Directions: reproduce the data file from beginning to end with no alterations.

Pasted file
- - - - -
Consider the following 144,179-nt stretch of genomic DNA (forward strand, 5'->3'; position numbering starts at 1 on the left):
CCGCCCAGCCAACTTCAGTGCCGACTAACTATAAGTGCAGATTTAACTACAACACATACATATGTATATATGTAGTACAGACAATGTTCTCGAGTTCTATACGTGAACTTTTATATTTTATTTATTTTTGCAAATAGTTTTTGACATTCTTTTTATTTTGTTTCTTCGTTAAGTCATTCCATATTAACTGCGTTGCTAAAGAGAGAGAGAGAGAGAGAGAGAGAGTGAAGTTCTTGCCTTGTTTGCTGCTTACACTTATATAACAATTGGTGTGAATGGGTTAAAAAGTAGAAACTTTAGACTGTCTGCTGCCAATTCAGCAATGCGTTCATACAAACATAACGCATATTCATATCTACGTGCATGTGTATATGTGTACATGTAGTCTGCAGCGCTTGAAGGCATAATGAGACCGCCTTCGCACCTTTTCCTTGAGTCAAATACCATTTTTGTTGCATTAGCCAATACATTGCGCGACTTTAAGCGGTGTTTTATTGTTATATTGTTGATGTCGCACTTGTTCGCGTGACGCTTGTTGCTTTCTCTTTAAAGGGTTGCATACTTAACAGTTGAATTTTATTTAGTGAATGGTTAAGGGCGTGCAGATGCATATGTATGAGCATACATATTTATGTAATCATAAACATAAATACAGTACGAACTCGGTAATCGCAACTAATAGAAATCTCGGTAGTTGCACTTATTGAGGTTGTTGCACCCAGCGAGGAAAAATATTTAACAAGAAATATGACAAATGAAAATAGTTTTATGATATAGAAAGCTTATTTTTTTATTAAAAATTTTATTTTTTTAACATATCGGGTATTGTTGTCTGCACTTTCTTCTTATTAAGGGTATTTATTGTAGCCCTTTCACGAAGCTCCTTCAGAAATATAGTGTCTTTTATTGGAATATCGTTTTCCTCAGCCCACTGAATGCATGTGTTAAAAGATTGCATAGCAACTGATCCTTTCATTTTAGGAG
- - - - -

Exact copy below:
Consider the following 144,179-nt stretch of genomic DNA (forward strand, 5'->3'; position numbering starts at 1 on the left):
CCGCCCAGCCAACTTCAGTGCCGACTAACTATAAGTGCAGATTTAACTACAACACATACATATGTATATATGTAGTACAGACAATGTTCTCGAGTTCTATACGTGAACTTTTATATTTTATTTATTTTTGCAAATAGTTTTTGACATTCTTTTTATTTTGTTTCTTCGTTAAGTCATTCCATATTAACTGCGTTGCTAAAGAGAGAGAGAGAGAGAGAGAGAGAGTGAAGTTCTTGCCTTGTTTGCTGCTTACACTTATATAACAATTGGTGTGAATGGGTTAAAAAGTAGAAACTTTAGACTGTCTGCTGCCAATTCAGCAATGCGTTCATACAAACATAACGCATATTCATATCTACGTGCATGTGTATATGTGTACATGTAGTCTGCAGCGCTTGAAGGCATAATGAGACCGCCTTCGCACCTTTTCCTTGAGTCAAATACCATTTTTGTTGCATTAGCCAATACATTGCGCGACTTTAAGCGGTGTTTTATTGTTATATTGTTGATGTCGCACTTGTTCGCGTGACGCTTGTTGCTTTCTCTTTAAAGGGTTGCATACTTAACAGTTGAATTTTATTTAGTGAATGGTTAAGGGCGTGCAGATGCATATGTATGAGCATACATATTTATGTAATCATAAACATAAATACAGTACGAACTCGGTAATCGCAACTAATAGAAATCTCGGTAGTTGCACTTATTGAGGTTGTTGCACCCAGCGAGGAAAAATATTTAACAAGAAATATGACAAATGAAAATAGTTTTATGATATAGAAAGCTTATTTTTTTATTAAAAATTTTATTTTTTTAACATATCGGGTATTGTTGTCTGCACTTTCTTCTTATTAAGGGTATTTATTGTAGCCCTTTCACGAAGCTCCTTCAGAAATATAGTGTCTTTTATTGGAATATCGTTTTCCTCAGCCCACTGAATGCATGTGTTAAAAGATTGCATAGCAACTGATCCTTTCATTTTAGGAG